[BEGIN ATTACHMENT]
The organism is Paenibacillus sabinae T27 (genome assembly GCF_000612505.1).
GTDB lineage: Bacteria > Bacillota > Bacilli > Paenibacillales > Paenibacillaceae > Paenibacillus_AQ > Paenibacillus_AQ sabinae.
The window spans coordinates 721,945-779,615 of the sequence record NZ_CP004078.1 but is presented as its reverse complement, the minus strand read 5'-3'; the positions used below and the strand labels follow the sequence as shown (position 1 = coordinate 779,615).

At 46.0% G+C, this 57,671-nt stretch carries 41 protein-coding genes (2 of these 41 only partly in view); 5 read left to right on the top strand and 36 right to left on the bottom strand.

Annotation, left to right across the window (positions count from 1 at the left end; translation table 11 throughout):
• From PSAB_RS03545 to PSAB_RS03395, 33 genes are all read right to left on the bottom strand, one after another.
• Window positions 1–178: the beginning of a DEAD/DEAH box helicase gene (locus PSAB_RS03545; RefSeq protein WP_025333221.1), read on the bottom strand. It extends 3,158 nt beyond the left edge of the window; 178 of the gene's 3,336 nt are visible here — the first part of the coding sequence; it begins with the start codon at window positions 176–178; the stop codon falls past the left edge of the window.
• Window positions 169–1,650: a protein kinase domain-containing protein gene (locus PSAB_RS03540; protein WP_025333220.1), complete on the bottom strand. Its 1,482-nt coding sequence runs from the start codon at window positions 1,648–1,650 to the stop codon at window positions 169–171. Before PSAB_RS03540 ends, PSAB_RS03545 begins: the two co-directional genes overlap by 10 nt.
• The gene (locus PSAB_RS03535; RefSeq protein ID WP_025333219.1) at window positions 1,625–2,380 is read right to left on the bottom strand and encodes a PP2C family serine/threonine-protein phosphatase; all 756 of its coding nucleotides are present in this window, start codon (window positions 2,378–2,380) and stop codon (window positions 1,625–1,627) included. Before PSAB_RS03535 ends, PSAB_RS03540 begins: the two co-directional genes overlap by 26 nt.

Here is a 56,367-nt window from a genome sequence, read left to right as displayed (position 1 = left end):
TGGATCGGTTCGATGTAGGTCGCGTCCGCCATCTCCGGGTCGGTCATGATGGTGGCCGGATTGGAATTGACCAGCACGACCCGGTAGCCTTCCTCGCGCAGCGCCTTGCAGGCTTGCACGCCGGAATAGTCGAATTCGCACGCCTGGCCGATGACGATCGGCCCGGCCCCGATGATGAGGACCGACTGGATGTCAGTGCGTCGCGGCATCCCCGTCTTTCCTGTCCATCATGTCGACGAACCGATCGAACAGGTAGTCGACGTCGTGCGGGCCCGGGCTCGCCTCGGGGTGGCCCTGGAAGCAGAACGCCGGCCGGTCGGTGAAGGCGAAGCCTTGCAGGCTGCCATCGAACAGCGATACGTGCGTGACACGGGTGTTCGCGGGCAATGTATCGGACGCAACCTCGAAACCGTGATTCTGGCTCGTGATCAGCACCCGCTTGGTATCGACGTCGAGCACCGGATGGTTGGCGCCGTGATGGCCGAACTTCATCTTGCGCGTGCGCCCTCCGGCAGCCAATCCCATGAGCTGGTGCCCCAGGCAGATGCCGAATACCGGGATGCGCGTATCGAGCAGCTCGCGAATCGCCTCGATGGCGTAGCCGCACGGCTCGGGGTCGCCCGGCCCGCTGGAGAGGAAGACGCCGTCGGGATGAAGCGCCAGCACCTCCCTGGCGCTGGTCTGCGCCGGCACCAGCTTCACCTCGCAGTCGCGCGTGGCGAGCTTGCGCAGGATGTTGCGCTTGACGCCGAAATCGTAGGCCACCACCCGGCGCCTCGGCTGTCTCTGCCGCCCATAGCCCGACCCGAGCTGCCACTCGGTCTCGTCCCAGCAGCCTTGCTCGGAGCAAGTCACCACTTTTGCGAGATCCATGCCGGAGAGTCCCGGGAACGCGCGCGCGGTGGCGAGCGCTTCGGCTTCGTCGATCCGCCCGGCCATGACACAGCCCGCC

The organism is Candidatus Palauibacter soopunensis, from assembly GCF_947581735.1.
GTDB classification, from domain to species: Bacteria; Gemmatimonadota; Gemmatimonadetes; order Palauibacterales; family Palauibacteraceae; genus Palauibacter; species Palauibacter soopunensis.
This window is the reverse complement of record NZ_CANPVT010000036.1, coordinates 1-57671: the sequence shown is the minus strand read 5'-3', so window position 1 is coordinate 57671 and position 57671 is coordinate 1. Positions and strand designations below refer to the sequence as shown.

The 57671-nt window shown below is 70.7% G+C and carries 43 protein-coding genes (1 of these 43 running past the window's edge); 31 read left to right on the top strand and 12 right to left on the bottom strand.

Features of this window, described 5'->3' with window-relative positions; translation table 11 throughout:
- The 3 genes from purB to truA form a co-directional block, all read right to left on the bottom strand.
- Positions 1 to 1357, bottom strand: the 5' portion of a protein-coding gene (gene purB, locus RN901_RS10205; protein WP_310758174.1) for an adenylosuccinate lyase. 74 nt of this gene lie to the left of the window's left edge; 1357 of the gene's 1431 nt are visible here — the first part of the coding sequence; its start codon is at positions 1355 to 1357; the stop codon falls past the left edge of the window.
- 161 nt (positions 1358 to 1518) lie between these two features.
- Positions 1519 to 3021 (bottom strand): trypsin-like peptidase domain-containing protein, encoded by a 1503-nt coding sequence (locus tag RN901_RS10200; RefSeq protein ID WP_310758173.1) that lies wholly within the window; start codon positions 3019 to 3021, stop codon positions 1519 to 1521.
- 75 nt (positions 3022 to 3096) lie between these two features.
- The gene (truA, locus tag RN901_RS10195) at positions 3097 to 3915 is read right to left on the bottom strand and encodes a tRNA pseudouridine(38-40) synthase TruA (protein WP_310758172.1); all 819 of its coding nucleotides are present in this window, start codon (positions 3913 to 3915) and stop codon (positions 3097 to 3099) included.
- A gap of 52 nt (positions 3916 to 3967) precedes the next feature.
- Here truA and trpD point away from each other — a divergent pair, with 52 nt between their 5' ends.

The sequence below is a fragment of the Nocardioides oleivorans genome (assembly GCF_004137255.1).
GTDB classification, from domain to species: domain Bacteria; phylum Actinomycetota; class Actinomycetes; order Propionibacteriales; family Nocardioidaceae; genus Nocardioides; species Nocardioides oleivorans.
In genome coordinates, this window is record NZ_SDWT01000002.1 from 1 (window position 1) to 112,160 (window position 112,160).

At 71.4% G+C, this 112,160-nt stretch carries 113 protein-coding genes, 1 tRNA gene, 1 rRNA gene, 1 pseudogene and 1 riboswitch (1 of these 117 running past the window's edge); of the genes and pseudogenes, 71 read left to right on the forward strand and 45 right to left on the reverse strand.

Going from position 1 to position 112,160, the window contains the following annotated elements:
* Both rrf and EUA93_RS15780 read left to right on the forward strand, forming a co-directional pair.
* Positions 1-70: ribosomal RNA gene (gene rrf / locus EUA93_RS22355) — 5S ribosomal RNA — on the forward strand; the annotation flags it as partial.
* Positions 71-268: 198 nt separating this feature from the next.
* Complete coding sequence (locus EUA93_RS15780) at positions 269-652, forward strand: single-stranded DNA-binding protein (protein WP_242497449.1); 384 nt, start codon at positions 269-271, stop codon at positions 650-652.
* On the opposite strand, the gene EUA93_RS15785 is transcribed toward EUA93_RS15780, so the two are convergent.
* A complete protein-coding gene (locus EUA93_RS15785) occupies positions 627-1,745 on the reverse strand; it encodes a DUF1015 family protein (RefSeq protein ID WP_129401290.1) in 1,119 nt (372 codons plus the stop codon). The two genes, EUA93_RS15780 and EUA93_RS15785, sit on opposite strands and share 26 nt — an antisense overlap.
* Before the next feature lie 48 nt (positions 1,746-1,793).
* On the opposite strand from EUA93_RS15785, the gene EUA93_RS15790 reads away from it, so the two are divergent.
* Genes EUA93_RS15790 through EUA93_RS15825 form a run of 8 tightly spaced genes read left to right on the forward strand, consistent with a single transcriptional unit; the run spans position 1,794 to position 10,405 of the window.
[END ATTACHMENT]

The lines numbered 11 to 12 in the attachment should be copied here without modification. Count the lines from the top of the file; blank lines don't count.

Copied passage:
TGGATCGGTTCGATGTAGGTCGCGTCCGCCATCTCCGGGTCGGTCATGATGGTGGCCGGATTGGAATTGACCAGCACGACCCGGTAGCCTTCCTCGCGCAGCGCCTTGCAGGCTTGCACGCCGGAATAGTCGAATTCGCACGCCTGGCCGATGACGATCGGCCCGGCCCCGATGATGAGGACCGACTGGATGTCAGTGCGTCGCGGCATCCCCGTCTTTCCTGTCCATCATGTCGACGAACCGATCGAACAGGTAGTCGACGTCGTGCGGGCCCGGGCTCGCCTCGGGGTGGCCCTGGAAGCAGAACGCCGGCCGGTCGGTGAAGGCGAAGCCTTGCAGGCTGCCATCGAACAGCGATACGTGCGTGACACGGGTGTTCGCGGGCAATGTATCGGACGCAACCTCGAAACCGTGATTCTGGCTCGTGATCAGCACCCGCTTGGTATCGACGTCGAGCACCGGATGGTTGGCGCCGTGATGGCCGAACTTCATCTTGCGCGTGCGCCCTCCGGCAGCCAATCCCATGAGCTGGTGCCCCAGGCAGATGCCGAATACCGGGATGCGCGTATCGAGCAGCTCGCGAATCGCCTCGATGGCGTAGCCGCACGGCTCGGGGTCGCCCGGCCCGCTGGAGAGGAAGACGCCGTCGGGATGAAGCGCCAGCACCTCCCTGGCGCTGGTCTGCGCCGGCACCAGCTTCACCTCGCAGTCGCGCGTGGCGAGCTTGCGCAGGATGTTGCGCTTGACGCCGAAATCGTAGGCCACCACCCGGCGCCTCGGCTGTCTCTGCCGCCCATAGCCCGACCCGAGCTGCCACTCGGTCTCGTCCCAGCAGCCTTGCTCGGAGCAAGTCACCACTTTTGCGAGATCCATGCCGGAGAGTCCCGGGAACGCGCGCGCGGTGGCGAGCGCTTCGGCTTCGTCGATCCGCCCGGCCATGACACAGCCCGCC

The organism is Candidatus Palauibacter soopunensis, from assembly GCF_947581735.1.